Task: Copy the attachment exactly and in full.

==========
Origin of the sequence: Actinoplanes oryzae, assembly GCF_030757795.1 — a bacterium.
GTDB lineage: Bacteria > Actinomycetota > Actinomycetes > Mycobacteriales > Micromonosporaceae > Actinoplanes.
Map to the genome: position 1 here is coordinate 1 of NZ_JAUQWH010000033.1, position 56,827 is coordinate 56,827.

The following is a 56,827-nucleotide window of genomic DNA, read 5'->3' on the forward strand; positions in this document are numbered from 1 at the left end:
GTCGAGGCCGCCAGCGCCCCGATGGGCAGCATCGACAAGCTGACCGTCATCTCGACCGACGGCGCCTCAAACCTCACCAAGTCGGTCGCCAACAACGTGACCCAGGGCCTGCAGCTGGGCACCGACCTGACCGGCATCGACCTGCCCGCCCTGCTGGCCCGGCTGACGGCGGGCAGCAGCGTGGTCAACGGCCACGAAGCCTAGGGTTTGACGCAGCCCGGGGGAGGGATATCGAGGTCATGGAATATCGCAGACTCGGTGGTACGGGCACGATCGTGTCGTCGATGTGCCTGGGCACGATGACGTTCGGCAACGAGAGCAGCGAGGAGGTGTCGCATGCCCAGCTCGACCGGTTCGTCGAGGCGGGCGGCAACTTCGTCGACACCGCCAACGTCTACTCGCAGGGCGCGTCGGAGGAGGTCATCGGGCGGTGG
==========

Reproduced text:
Origin of the sequence: Actinoplanes oryzae, assembly GCF_030757795.1 — a bacterium.
GTDB lineage: Bacteria > Actinomycetota > Actinomycetes > Mycobacteriales > Micromonosporaceae > Actinoplanes.
Map to the genome: position 1 here is coordinate 1 of NZ_JAUQWH010000033.1, position 56,827 is coordinate 56,827.

The following is a 56,827-nucleotide window of genomic DNA, read 5'->3' on the forward strand; positions in this document are numbered from 1 at the left end:
GTCGAGGCCGCCAGCGCCCCGATGGGCAGCATCGACAAGCTGACCGTCATCTCGACCGACGGCGCCTCAAACCTCACCAAGTCGGTCGCCAACAACGTGACCCAGGGCCTGCAGCTGGGCACCGACCTGACCGGCATCGACCTGCCCGCCCTGCTGGCCCGGCTGACGGCGGGCAGCAGCGTGGTCAACGGCCACGAAGCCTAGGGTTTGACGCAGCCCGGGGGAGGGATATCGAGGTCATGGAATATCGCAGACTCGGTGGTACGGGCACGATCGTGTCGTCGATGTGCCTGGGCACGATGACGTTCGGCAACGAGAGCAGCGAGGAGGTGTCGCATGCCCAGCTCGACCGGTTCGTCGAGGCGGGCGGCAACTTCGTCGACACCGCCAACGTCTACTCGCAGGGCGCGTCGGAGGAGGTCATCGGGCGGTGG